At present, political changes are taking place at a tremendously parsimonious pace: the 1971 Constitution still stands, although on the 19th of March a series of reforms were voted for – that some have adopted thinking it “better than nothing” –, in elections in which only 41% of voters participated – which may be more than Mubarak’s rigged elections, but which certainly does not reflect too much enthusiasm from the population. Perhaps the most significant law that the government has passed, under the pressure of strikes and mass struggles, is the trade union freedom which has in large part broken state control over trade unions.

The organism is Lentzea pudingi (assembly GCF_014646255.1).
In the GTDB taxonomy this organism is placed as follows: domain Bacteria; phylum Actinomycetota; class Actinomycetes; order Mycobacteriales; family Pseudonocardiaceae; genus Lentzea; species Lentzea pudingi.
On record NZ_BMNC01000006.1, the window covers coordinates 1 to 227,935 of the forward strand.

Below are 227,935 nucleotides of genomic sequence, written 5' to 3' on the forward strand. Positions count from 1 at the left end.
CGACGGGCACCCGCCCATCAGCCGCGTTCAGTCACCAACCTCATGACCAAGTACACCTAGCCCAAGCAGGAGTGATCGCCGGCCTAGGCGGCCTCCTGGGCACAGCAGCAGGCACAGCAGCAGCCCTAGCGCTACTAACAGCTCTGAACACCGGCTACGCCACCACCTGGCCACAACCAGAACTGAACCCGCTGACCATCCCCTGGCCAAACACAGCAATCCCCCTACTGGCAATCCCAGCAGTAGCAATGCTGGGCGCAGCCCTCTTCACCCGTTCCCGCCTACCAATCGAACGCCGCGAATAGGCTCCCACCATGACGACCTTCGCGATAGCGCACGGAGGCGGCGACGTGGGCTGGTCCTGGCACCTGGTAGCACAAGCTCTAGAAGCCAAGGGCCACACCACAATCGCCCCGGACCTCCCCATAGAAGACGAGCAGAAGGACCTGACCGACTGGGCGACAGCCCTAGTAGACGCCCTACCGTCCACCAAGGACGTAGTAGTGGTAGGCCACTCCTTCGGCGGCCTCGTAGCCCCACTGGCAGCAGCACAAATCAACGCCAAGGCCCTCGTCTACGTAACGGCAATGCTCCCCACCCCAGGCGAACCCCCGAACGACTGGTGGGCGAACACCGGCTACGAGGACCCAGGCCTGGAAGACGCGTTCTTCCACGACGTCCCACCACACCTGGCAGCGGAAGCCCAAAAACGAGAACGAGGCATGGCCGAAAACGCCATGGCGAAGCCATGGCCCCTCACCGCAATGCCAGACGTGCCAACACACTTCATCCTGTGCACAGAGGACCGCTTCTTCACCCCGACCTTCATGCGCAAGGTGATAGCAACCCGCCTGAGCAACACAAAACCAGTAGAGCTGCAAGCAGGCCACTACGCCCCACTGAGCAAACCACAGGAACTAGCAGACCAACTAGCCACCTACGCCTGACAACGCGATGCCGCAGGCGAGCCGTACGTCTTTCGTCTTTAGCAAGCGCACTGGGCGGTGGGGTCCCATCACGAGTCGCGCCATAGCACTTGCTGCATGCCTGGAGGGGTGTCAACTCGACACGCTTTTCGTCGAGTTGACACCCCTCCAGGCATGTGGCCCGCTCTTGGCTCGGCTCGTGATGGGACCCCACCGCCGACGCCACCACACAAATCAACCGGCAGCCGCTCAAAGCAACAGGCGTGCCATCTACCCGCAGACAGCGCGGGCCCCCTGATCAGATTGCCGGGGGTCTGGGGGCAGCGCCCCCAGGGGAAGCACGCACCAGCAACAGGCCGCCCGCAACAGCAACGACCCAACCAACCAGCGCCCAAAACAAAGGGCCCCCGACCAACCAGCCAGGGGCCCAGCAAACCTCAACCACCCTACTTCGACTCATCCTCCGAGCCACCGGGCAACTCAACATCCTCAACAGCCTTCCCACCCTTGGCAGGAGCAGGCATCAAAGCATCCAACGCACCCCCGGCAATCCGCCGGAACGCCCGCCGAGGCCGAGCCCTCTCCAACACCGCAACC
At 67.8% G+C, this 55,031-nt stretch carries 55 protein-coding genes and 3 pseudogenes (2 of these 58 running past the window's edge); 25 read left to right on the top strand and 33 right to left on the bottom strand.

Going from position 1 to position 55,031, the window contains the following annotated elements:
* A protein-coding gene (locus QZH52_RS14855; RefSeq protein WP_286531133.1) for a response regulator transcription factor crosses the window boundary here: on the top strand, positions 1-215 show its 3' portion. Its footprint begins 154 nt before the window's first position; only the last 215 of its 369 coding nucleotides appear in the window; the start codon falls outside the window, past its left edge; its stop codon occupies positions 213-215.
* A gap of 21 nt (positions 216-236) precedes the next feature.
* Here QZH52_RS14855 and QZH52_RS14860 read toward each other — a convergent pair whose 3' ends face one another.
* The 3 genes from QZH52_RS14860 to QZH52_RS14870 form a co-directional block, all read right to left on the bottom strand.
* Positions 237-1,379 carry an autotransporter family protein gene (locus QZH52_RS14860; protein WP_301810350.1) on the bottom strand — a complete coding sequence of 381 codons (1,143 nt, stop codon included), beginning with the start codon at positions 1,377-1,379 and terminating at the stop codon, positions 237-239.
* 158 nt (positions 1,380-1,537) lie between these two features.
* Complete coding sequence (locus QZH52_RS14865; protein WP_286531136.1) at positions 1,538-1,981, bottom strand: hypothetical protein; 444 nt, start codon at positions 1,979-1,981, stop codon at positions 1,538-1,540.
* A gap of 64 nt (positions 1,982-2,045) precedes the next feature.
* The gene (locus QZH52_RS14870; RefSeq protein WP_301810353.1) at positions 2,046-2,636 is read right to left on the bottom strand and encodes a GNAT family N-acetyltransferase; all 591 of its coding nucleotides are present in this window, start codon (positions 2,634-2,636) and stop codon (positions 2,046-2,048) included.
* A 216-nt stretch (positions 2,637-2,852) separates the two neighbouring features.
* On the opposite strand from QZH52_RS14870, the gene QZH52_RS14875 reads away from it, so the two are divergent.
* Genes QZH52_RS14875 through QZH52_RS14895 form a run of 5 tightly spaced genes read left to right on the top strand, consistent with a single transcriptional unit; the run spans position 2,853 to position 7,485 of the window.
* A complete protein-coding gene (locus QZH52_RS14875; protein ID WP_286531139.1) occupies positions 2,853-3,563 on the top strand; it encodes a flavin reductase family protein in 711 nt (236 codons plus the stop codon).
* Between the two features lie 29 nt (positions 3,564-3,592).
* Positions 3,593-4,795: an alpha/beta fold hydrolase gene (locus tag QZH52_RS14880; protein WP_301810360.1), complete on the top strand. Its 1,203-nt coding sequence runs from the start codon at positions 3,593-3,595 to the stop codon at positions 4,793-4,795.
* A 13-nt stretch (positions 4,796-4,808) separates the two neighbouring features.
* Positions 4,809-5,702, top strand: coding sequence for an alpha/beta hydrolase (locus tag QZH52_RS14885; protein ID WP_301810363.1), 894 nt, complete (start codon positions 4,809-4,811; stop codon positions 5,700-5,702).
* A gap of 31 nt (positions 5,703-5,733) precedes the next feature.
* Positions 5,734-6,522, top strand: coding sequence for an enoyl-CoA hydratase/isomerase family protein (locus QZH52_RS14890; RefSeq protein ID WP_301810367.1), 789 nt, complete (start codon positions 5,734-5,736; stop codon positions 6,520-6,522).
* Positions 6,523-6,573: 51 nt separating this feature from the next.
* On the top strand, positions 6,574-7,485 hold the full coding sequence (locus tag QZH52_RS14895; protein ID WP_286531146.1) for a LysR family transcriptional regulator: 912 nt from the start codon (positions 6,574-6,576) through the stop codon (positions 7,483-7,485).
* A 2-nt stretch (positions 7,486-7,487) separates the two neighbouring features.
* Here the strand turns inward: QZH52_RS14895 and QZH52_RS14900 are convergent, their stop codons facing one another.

As things now stand, both the transitional government and the Military Council would facilitate elections in September, which would give power to a “democratic” government. Nobody has much expectation in the outcome of the process of “transition in order”, as Obama calls it. The left that still bets on the electoral path is reticent about what might happen in these elections, as the new party law makes it virtually impossible for new alternatives to be formalised by this date – it requires 5,000 registered members, a millionaire quantity of money to pay the registration, and the publication of statutes in an official newspaper, which costs another penny. According to Habashi, the bloc in power is trying to accelerate the process as much as possible in order to ensure that only the supporters of Mubarak and the Muslim Brotherhood would be able to capitalise it: